Because the 2DS can't fold shut, Nintendo have included a sleep toggle to put the console into a blissful hibernation mode instead of turning it off completely; a useful addition and one that provides enough resistance to avoid it accidentally being triggered mid-game. The screens dip to black and spring back to life at the flick of a switch. These windows into the world of Nintendo are still as vivid and sharp as the other members of the 3DS family - the screens themselves are identical in size and performance; but interestingly the 2DS is actually a single screen, simply masked off into two by plastic down the middle.

The buttons and touch-screen are all standard Nintendo DS/3DS components, shaped and contoured well and consistently comfortably even during those longer play sessions. They're also durable, standing the physical stress tests; strong button presses and the accidental drop or two. The highlights of the setup, however, are the brilliant shoulder buttons. One on each side, these triggers are the widest part of the entire 2DS design, allowing fingers of all shapes and sizes to tuck around and act as anchors for holding the unit comfortably.

Screenshot for Nintendo 2DS Console Review and Video Comparison on Nintendo 3DS



Screenshot for Nintendo 2DS Console Review and Video Comparison on Nintendo 3DS

The Nintendo 2DS may look odd in shape for those used to the sleek 3DS units, however it's surprisingly deceptive compared to pictures and videos of the console in action - the 2DS is far smaller than most may perceive; just shy of the original Nintendo 3DS when folded open. Within the world of consumer electronics the console may seem the size of a tablet from publicity photos, but is far smaller and portable than its contemporaries. In terms of weight, it also sits firmly between the original 3DS and XL at 235g, so certainly within the realms of tablet computing. It may not have the gloss shine of its bigger brothers or Apple products with a rugged matt plastic finish, but this simply adds to its durability and willingness to survive in a world dominated by multipurpose devices.

As for software and specs, 2DS owners are treated to the same library as those with 3DS or 3DS XL consoles - a suite of applications including the 3D camera, which can take 3D images to view on another 3D device, sound player, Mii creator, internet browser and Nintendo TV app, allowing for a breadth of tools to grab the latest content from Nintendo and other 3DS/2DS players.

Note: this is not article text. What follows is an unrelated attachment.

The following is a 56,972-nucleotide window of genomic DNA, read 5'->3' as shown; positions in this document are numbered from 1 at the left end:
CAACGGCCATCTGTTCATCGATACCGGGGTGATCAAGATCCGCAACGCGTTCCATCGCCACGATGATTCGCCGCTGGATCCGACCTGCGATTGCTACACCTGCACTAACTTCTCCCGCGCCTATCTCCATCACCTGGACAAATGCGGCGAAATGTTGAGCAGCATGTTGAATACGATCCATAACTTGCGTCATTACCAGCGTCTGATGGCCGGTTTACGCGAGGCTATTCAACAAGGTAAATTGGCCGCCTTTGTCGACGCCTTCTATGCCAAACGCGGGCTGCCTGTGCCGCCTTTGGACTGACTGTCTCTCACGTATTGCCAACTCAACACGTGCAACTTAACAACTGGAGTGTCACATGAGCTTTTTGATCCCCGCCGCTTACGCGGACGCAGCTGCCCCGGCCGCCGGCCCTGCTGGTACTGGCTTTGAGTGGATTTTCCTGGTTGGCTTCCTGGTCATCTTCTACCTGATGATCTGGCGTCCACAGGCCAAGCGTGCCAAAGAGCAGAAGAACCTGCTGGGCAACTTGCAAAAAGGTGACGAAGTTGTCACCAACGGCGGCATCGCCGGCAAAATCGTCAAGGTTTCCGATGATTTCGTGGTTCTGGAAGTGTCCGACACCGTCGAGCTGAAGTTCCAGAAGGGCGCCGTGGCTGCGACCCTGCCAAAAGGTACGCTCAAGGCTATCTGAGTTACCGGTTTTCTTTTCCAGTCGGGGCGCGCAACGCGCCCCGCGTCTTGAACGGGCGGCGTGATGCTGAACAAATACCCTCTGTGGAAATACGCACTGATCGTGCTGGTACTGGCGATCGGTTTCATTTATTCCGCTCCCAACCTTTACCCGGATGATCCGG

Screenshot for Nintendo 2DS Console Review and Video Comparison on Nintendo 3DS

Cubed3 Rating

Rated 8 out of 10

Great - Silver Award

Rated 8 out of 10

Overall, the Nintendo 2DS is a well-crafted and thought out addition to the 3DS range; opening up the market again to younger players and those who may not simply need the 3D effect offered up by its bigger brothers. It's durable, lightweight and surprisingly comfortable despite being fractionally larger than the original 3DS. Those wanting the bigger screens or 3D effect can simply opt for the 3DS or XL instead, but the 2DS offers remarkable value in a world dominated by smartphones and tablets.









C3 Score

Rated $score out of 10  8/10

Reader Score

Rated $score out of 10  0 (0 Votes)

European release date Out now   North America release date Out now   Japan release date Out now   Australian release date Out now   


Comments are currently disabled

Subscribe to this topic Subscribe to this topic

If you are a registered member and logged in, you can also subscribe to topics by email.
Sign up today for blogs, games collections, reader reviews and much more
Site Feed
Who's Online?

There are 1 members online at the moment.